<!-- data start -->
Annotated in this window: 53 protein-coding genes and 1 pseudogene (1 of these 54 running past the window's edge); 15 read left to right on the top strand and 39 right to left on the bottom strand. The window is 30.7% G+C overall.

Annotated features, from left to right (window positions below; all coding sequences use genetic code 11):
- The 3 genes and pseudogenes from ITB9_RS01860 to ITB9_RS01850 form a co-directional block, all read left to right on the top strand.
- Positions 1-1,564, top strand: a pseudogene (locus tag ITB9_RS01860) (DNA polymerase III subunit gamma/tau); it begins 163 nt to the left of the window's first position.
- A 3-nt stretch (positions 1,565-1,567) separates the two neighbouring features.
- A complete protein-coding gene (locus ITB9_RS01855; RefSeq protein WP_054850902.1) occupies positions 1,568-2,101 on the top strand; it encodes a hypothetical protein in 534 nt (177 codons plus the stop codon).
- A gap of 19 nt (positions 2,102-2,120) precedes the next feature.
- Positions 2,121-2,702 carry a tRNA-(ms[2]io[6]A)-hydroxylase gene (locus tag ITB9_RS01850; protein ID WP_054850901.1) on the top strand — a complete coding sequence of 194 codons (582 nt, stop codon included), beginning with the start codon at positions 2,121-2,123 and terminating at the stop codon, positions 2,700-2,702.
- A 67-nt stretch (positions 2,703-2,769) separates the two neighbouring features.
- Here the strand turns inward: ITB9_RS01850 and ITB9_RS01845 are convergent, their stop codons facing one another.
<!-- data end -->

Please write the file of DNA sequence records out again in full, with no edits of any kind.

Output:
Annotated in this window: 53 protein-coding genes and 1 pseudogene (1 of these 54 running past the window's edge); 15 read left to right on the top strand and 39 right to left on the bottom strand. The window is 30.7% G+C overall.

Annotated features, from left to right (window positions below; all coding sequences use genetic code 11):
- The 3 genes and pseudogenes from ITB9_RS01860 to ITB9_RS01850 form a co-directional block, all read left to right on the top strand.
- Positions 1-1,564, top strand: a pseudogene (locus tag ITB9_RS01860) (DNA polymerase III subunit gamma/tau); it begins 163 nt to the left of the window's first position.
- A 3-nt stretch (positions 1,565-1,567) separates the two neighbouring features.
- A complete protein-coding gene (locus ITB9_RS01855; RefSeq protein WP_054850902.1) occupies positions 1,568-2,101 on the top strand; it encodes a hypothetical protein in 534 nt (177 codons plus the stop codon).
- A gap of 19 nt (positions 2,102-2,120) precedes the next feature.
- Positions 2,121-2,702 carry a tRNA-(ms[2]io[6]A)-hydroxylase gene (locus tag ITB9_RS01850; protein ID WP_054850901.1) on the top strand — a complete coding sequence of 194 codons (582 nt, stop codon included), beginning with the start codon at positions 2,121-2,123 and terminating at the stop codon, positions 2,700-2,702.
- A 67-nt stretch (positions 2,703-2,769) separates the two neighbouring features.
- Here the strand turns inward: ITB9_RS01850 and ITB9_RS01845 are convergent, their stop codons facing one another.